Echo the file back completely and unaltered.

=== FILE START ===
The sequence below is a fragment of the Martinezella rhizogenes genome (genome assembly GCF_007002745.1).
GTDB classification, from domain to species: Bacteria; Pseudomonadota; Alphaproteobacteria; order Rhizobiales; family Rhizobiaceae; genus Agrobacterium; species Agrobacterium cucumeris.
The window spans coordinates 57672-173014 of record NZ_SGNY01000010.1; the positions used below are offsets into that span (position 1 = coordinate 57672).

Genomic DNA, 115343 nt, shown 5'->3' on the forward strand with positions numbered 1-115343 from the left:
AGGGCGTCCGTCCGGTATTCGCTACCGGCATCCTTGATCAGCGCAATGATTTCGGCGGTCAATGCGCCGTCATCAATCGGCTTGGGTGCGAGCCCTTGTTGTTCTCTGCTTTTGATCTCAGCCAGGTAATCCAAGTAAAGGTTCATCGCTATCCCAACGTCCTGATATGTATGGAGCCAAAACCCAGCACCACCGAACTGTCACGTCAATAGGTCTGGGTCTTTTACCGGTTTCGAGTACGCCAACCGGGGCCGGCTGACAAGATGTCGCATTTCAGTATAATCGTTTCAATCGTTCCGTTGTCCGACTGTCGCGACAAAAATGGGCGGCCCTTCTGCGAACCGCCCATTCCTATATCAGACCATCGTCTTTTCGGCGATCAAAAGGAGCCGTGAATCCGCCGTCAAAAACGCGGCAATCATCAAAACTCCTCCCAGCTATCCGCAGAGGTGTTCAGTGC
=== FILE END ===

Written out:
The sequence below is a fragment of the Martinezella rhizogenes genome (genome assembly GCF_007002745.1).
GTDB classification, from domain to species: Bacteria; Pseudomonadota; Alphaproteobacteria; order Rhizobiales; family Rhizobiaceae; genus Agrobacterium; species Agrobacterium cucumeris.
The window spans coordinates 57672-173014 of record NZ_SGNY01000010.1; the positions used below are offsets into that span (position 1 = coordinate 57672).

Genomic DNA, 115343 nt, shown 5'->3' on the forward strand with positions numbered 1-115343 from the left:
AGGGCGTCCGTCCGGTATTCGCTACCGGCATCCTTGATCAGCGCAATGATTTCGGCGGTCAATGCGCCGTCATCAATCGGCTTGGGTGCGAGCCCTTGTTGTTCTCTGCTTTTGATCTCAGCCAGGTAATCCAAGTAAAGGTTCATCGCTATCCCAACGTCCTGATATGTATGGAGCCAAAACCCAGCACCACCGAACTGTCACGTCAATAGGTCTGGGTCTTTTACCGGTTTCGAGTACGCCAACCGGGGCCGGCTGACAAGATGTCGCATTTCAGTATAATCGTTTCAATCGTTCCGTTGTCCGACTGTCGCGACAAAAATGGGCGGCCCTTCTGCGAACCGCCCATTCCTATATCAGACCATCGTCTTTTCGGCGATCAAAAGGAGCCGTGAATCCGCCGTCAAAAACGCGGCAATCATCAAAACTCCTCCCAGCTATCCGCAGAGGTGTTCAGTGC